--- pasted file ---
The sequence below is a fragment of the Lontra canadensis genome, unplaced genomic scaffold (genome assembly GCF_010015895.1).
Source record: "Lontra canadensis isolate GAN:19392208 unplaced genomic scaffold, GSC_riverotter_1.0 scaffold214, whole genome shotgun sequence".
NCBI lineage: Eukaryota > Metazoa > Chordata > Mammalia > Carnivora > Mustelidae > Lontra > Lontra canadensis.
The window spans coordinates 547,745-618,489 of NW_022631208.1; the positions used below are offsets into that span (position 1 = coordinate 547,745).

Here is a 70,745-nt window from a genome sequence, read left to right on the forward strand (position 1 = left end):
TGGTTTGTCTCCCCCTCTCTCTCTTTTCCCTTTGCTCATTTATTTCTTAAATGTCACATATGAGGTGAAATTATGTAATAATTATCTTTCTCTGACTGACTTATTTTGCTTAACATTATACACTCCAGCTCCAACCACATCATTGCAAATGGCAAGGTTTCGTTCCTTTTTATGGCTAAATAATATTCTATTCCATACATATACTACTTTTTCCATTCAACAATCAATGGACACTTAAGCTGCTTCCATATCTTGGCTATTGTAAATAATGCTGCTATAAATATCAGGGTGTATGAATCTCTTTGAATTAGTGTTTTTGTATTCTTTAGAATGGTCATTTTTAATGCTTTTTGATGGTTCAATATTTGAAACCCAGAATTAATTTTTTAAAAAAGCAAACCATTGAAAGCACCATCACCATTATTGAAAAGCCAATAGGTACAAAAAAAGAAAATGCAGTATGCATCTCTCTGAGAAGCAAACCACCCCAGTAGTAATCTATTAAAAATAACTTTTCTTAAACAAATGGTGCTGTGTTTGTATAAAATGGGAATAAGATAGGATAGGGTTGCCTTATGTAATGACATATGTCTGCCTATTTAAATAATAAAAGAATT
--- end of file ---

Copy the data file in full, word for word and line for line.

The sequence below is a fragment of the Lontra canadensis genome, unplaced genomic scaffold (genome assembly GCF_010015895.1).
Source record: "Lontra canadensis isolate GAN:19392208 unplaced genomic scaffold, GSC_riverotter_1.0 scaffold214, whole genome shotgun sequence".
NCBI lineage: Eukaryota > Metazoa > Chordata > Mammalia > Carnivora > Mustelidae > Lontra > Lontra canadensis.
The window spans coordinates 547,745-618,489 of NW_022631208.1; the positions used below are offsets into that span (position 1 = coordinate 547,745).

Here is a 70,745-nt window from a genome sequence, read left to right on the forward strand (position 1 = left end):
TGGTTTGTCTCCCCCTCTCTCTCTTTTCCCTTTGCTCATTTATTTCTTAAATGTCACATATGAGGTGAAATTATGTAATAATTATCTTTCTCTGACTGACTTATTTTGCTTAACATTATACACTCCAGCTCCAACCACATCATTGCAAATGGCAAGGTTTCGTTCCTTTTTATGGCTAAATAATATTCTATTCCATACATATACTACTTTTTCCATTCAACAATCAATGGACACTTAAGCTGCTTCCATATCTTGGCTATTGTAAATAATGCTGCTATAAATATCAGGGTGTATGAATCTCTTTGAATTAGTGTTTTTGTATTCTTTAGAATGGTCATTTTTAATGCTTTTTGATGGTTCAATATTTGAAACCCAGAATTAATTTTTTAAAAAAGCAAACCATTGAAAGCACCATCACCATTATTGAAAAGCCAATAGGTACAAAAAAAGAAAATGCAGTATGCATCTCTCTGAGAAGCAAACCACCCCAGTAGTAATCTATTAAAAATAACTTTTCTTAAACAAATGGTGCTGTGTTTGTATAAAATGGGAATAAGATAGGATAGGGTTGCCTTATGTAATGACATATGTCTGCCTATTTAAATAATAAAAGAATT